16 May, 2018 / By EBU

Nearly 5 years after the Greek government’s sudden closure of public broadcaster ERT, the case is now before the European Court of Human Rights (ECtHR) in Strasbourg.

The application was filed in 2014 by POSPERT, the trade union representing ERT employees, and its President, Mr Kalfagiannis, after losing in the main proceedings before the Greek Supreme Court (Council of State). They argue that the closure was a violation of Article 10 of the European Convention on Human Rights, which guarantees freedom of expression and information.

ERT’s closure was perceived as an unprecedented blow to media freedom and pluralism in Europe and the applicants largely rely on the study commissioned by the EBU at the time, Public service media under Art. 10 of the ECHR, by Austrian Professors Walter Berka and Hannes Tretter.

At the end of last year, after preliminary examination of the admissibility of the case, the ECtHR gave notice of the application to the Greek government, indicating that the application was potentially a leading case. If confirmed, this could mean that the Court sees an opportunity of further developing its case law on Art. 10 (and, as the case may be, on public service media and a State’s positive obligation to ensure media freedom and pluralism). It would also mean that the Court would grant the case the necessary attention and priority.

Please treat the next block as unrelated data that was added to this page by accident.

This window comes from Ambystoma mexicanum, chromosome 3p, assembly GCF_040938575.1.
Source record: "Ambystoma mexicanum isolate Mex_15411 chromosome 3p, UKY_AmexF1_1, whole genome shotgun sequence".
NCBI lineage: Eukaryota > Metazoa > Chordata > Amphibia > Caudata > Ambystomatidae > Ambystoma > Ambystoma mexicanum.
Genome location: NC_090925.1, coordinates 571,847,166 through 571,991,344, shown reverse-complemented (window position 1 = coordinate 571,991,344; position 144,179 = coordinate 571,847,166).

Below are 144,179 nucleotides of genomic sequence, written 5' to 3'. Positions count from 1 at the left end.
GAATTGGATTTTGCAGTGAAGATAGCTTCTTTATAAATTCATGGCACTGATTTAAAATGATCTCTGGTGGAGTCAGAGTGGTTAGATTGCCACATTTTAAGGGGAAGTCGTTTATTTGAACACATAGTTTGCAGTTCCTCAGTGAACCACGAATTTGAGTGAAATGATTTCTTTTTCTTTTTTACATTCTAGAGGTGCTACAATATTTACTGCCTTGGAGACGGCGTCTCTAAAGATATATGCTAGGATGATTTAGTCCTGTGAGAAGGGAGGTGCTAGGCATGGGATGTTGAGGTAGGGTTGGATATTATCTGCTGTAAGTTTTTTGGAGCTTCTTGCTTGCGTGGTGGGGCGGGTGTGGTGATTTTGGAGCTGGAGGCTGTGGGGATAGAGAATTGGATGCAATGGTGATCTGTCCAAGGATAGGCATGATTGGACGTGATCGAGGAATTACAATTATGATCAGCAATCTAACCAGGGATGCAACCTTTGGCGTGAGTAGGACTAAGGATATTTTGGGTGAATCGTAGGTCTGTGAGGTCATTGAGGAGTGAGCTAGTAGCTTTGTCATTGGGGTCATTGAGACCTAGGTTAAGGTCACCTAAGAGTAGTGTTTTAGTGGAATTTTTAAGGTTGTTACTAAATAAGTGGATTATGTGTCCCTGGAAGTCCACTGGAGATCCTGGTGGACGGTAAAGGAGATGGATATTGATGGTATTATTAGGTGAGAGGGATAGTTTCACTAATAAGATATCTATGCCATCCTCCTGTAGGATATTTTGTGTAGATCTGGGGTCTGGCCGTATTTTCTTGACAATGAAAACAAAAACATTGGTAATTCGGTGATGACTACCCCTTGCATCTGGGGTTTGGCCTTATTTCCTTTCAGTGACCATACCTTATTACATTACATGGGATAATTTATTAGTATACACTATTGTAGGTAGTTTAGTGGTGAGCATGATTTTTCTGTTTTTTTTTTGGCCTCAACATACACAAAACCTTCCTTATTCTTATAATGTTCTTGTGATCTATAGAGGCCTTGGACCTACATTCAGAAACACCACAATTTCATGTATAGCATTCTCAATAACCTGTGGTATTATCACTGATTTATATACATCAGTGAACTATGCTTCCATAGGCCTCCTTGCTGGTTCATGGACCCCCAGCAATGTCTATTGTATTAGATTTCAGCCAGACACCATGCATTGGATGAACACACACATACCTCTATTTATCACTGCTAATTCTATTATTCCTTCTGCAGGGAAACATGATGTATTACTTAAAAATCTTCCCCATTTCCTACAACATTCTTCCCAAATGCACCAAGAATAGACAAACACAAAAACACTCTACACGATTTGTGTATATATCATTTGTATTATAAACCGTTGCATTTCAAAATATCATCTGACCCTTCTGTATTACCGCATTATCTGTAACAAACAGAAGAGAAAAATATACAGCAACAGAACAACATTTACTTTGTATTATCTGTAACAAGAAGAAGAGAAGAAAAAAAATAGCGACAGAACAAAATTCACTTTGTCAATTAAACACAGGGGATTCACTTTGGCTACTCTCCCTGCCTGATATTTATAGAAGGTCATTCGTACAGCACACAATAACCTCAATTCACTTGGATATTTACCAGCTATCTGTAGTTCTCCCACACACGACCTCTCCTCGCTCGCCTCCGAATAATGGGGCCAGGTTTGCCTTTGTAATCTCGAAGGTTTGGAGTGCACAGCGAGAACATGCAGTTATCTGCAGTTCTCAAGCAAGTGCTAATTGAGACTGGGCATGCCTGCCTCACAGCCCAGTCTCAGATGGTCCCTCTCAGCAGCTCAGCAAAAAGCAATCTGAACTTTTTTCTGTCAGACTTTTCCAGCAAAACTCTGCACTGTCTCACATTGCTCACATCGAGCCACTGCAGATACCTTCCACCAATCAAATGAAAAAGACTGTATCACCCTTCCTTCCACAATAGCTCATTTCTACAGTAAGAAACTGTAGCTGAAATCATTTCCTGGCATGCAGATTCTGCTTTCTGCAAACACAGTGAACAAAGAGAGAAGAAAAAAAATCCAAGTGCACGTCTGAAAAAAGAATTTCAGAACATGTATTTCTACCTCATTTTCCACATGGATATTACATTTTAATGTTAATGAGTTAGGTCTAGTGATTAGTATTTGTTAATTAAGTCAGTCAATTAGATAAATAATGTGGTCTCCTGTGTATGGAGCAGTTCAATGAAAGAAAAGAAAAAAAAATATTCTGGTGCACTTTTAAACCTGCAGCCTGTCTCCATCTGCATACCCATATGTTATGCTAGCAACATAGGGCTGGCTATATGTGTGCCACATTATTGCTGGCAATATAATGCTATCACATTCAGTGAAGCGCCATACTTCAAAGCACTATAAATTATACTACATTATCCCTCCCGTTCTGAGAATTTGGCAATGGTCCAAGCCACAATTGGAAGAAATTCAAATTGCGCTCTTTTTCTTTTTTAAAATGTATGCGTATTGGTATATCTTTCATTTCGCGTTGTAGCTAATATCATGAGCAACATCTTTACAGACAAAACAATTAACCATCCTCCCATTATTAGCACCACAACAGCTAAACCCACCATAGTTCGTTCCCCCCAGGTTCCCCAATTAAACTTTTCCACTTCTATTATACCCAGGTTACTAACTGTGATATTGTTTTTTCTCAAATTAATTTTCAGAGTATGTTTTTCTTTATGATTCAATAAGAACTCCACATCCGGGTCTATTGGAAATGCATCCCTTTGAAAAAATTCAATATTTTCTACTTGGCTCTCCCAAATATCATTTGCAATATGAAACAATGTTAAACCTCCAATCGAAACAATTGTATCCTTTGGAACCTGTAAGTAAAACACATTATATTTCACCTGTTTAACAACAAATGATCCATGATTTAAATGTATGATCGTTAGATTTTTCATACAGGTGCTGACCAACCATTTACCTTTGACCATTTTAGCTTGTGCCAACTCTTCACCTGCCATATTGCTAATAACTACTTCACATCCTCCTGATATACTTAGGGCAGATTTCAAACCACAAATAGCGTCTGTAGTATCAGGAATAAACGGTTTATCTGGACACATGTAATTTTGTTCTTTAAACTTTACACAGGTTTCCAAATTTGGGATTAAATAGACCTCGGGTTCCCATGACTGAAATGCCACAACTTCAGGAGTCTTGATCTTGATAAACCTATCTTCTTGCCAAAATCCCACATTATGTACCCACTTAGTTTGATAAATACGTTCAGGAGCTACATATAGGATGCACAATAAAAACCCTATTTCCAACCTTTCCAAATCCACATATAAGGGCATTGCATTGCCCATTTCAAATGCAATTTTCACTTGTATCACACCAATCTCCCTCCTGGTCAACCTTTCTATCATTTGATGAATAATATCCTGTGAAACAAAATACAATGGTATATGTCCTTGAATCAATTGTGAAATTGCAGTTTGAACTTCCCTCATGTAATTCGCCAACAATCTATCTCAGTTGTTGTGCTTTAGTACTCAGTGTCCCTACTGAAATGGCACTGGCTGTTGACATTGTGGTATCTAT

In view of the general importance of the case, and not least with PSM facing potential threats of closure or downsizing in other countries, the EBU applied to be granted leave to intervene as a third party. In late March the Court accepted the EBU’s request, on condition that the submission be short and that it focus on the significance of the case for PSM, avoiding any comment on the actual merits or facts of the case.

The EBU intervention, drawn up in close cooperation with the authors of the above-mentioned study and in consultation with the EBU Legal and Policy Committee, was submitted at the end of April. It builds on the Court’s existing case law (and in particular the Manole and Centro Europa decisions) and the understanding of the Convention as a “living instrument” which must be interpreted according to present-day conditions and common European values.

The EBU submission thus describes the current state of media freedom and pluralism in Europe, by taking into account changes brought about by the digital revolution. It also analyses recent standard-setting instruments at European level, which confirm the role of independent and sustainable public service media as an institutional guarantee of media pluralism.



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